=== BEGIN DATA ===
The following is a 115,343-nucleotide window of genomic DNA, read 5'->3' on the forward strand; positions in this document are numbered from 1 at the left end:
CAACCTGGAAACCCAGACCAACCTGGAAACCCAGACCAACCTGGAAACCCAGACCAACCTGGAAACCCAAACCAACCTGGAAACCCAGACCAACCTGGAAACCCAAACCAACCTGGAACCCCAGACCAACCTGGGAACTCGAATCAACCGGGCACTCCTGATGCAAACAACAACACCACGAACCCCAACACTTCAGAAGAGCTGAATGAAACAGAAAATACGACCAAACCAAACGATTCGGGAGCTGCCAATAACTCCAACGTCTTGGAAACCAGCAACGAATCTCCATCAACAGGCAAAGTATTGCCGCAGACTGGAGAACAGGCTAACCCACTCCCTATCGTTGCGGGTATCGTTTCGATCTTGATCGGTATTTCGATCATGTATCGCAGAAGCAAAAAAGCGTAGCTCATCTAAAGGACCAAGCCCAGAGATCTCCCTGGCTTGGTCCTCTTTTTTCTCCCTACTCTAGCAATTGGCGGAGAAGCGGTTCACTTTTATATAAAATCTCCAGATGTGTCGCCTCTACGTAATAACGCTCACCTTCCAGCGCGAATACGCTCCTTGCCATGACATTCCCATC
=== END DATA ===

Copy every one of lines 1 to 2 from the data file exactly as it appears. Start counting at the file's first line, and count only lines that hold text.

The following is a 115,343-nucleotide window of genomic DNA, read 5'->3' on the forward strand; positions in this document are numbered from 1 at the left end:
CAACCTGGAAACCCAGACCAACCTGGAAACCCAGACCAACCTGGAAACCCAGACCAACCTGGAAACCCAAACCAACCTGGAAACCCAGACCAACCTGGAAACCCAAACCAACCTGGAACCCCAGACCAACCTGGGAACTCGAATCAACCGGGCACTCCTGATGCAAACAACAACACCACGAACCCCAACACTTCAGAAGAGCTGAATGAAACAGAAAATACGACCAAACCAAACGATTCGGGAGCTGCCAATAACTCCAACGTCTTGGAAACCAGCAACGAATCTCCATCAACAGGCAAAGTATTGCCGCAGACTGGAGAACAGGCTAACCCACTCCCTATCGTTGCGGGTATCGTTTCGATCTTGATCGGTATTTCGATCATGTATCGCAGAAGCAAAAAAGCGTAGCTCATCTAAAGGACCAAGCCCAGAGATCTCCCTGGCTTGGTCCTCTTTTTTCTCCCTACTCTAGCAATTGGCGGAGAAGCGGTTCACTTTTATATAAAATCTCCAGATGTGTCGCCTCTACGTAATAACGCTCACCTTCCAGCGCGAATACGCTCCTTGCCATGACATTCCCATC